Dart width is the distance the dart needs to be opened at the seam (the shoulder seam in this case) in order to allow for the correct shaping at the bust. It’s an arbitrary amount you’ll find in my women’s sizing table for ready-to-wear sizing, but for custom made garments you’ll need a formula.
Simply explained, the bigger the bust compared to the waist, obviously the more dart angle required for a good fit. So it’s a mathematical function of angle and distance, where angle is based on bust/waist ratio and width is based on dart length … and seeing as we can easily measure all these it’s reasonably straight forward to create a formula for dart width.
Dart Width = ((Bust – Waist) x (Dart Length)) / (4 x Waist To Bust Point)
For example, taking the measurements for the standard size 10 with the dart positioned at the shoulder we can use the mid shoulder to bust point measurement as dart length and get ….
Dart Width = ((84 – 65) x 22.8)) / (4 x 15.7) = 6.9cm
Now reduce that for 10% negative ease (I ease the darts back a little from 12% but that’s up to you) and you get a dart width of 6.2cm. Remember this is a proportional exercise and the whole block is scaled down so the dart is also scaled down in order to maintain the constant angle.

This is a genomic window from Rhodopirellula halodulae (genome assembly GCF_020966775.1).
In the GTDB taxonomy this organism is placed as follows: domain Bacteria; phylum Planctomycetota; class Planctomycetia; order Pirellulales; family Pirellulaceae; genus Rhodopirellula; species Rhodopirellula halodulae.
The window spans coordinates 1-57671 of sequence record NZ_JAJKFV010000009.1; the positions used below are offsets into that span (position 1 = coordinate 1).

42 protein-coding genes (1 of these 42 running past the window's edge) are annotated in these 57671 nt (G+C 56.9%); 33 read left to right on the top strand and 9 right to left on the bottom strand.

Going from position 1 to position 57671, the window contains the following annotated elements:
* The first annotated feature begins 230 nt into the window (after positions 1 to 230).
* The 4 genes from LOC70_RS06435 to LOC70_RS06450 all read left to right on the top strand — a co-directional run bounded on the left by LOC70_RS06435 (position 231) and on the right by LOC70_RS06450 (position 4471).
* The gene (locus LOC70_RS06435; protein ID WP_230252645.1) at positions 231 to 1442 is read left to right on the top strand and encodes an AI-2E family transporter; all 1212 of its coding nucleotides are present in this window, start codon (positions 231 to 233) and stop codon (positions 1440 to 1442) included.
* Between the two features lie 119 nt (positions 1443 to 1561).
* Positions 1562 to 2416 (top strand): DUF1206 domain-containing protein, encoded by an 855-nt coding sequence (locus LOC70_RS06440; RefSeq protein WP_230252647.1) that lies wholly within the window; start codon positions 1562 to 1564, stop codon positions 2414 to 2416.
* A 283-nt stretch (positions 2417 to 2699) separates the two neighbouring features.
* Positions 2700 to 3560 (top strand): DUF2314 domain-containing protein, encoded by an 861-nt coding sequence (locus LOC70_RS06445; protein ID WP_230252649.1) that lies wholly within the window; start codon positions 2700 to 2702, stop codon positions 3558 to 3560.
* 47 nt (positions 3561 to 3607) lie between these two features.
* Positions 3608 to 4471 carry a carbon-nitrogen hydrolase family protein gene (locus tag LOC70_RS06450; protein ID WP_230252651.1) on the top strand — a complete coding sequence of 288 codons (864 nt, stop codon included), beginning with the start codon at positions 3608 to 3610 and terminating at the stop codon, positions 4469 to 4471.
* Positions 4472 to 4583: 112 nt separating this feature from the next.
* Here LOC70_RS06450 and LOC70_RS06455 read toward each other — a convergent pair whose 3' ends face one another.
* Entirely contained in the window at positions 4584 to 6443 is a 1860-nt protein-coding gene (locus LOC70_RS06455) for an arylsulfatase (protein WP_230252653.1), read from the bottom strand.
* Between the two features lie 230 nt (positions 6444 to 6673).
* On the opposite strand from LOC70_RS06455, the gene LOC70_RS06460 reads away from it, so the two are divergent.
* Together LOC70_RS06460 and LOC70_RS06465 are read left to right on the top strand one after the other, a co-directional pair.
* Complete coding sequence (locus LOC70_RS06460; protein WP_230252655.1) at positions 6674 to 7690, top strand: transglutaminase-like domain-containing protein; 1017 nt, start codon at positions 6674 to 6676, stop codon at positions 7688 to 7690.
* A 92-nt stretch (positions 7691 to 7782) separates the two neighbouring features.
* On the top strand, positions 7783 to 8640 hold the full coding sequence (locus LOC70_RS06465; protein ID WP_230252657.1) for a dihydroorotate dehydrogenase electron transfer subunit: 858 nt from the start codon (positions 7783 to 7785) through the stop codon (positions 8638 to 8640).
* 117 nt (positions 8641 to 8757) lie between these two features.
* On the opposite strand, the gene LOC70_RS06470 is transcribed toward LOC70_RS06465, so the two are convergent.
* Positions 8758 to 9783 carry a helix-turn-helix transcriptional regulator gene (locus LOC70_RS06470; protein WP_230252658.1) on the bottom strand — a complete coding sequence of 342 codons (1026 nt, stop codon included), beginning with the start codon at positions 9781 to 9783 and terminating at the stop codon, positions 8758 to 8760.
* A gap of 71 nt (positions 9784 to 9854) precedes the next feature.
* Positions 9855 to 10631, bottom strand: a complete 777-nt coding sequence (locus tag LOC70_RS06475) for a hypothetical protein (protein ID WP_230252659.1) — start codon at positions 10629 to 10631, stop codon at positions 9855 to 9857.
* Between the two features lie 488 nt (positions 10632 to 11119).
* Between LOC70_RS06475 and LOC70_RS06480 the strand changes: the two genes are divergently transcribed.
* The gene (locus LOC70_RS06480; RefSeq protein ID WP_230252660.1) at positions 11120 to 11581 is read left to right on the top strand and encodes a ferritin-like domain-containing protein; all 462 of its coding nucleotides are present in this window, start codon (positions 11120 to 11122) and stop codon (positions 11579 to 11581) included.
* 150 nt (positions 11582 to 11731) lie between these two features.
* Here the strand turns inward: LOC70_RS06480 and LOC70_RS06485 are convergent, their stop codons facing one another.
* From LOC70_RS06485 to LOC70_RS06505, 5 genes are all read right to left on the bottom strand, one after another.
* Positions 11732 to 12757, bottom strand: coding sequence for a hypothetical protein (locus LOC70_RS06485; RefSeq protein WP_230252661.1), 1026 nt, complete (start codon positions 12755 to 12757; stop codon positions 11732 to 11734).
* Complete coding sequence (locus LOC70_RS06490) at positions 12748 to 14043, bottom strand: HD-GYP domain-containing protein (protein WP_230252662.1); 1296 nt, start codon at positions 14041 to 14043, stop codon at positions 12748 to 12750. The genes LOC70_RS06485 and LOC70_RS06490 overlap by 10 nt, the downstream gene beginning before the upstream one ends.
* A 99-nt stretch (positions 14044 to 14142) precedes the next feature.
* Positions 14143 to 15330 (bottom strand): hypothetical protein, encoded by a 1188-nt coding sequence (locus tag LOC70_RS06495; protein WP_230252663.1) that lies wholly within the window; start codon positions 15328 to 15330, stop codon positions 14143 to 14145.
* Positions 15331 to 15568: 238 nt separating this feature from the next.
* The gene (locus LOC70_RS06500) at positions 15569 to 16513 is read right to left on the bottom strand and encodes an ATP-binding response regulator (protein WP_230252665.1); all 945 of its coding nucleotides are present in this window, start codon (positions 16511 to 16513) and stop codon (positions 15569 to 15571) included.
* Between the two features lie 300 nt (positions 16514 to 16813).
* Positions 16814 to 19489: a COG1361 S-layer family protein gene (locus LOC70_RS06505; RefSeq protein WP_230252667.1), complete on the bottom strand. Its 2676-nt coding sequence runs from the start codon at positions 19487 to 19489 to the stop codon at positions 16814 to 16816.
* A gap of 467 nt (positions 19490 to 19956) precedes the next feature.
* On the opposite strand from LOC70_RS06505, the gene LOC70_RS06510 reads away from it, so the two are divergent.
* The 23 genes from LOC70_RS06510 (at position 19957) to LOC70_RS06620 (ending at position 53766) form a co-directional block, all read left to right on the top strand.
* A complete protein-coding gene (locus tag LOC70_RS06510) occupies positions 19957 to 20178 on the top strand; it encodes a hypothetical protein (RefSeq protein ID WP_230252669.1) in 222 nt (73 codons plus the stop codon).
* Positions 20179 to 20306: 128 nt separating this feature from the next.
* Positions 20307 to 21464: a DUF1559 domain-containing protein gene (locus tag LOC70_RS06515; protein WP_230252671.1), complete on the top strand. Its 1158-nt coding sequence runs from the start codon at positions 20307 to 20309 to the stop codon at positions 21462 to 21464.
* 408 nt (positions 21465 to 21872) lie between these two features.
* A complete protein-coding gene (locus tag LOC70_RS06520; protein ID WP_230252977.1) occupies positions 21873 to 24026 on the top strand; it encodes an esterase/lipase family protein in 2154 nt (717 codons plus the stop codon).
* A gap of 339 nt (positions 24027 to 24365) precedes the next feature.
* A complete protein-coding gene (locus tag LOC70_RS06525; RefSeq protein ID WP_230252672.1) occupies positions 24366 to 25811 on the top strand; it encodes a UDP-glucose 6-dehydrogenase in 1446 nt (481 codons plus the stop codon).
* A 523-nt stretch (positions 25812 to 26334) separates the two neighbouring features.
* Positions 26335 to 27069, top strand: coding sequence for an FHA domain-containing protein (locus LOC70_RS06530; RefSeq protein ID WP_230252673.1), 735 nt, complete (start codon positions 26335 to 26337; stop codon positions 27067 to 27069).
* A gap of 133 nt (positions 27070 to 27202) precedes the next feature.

Now I know there are going to be people jumping up and down saying the result doesn’t match the table … and that’s correct, but the table sizes are ready to wear sizes, and are based on a mix of my measurements, the ISO measurements and a requirement for the dart width to increase in a linear fashion. So as a standardised table (OK there really isn’t such thing as a standard) it’s not going to reflect a custom formula result. Moral of the story is, if you want a made to measure fit then use the formula … if you’re creating ready to wear size groups you are going to need a commercial incremental overlap so use the table!.
I also really should modify the women’s sizing table to remove the negative ease from that measurement, it’s just that everyone ignores this part no matter how much I tell them … and if they do accept it they think they need to increase the dart width rather than reduce it. So I usually specify a fixed amount, hide the ease in it and just tell people to open the dart by that fixed amount as if it’s a constant value. I’d rather not do this, but ready to wear designers aren’t known for taking time to think things through. Of course custom wear people will be able to use the above formula.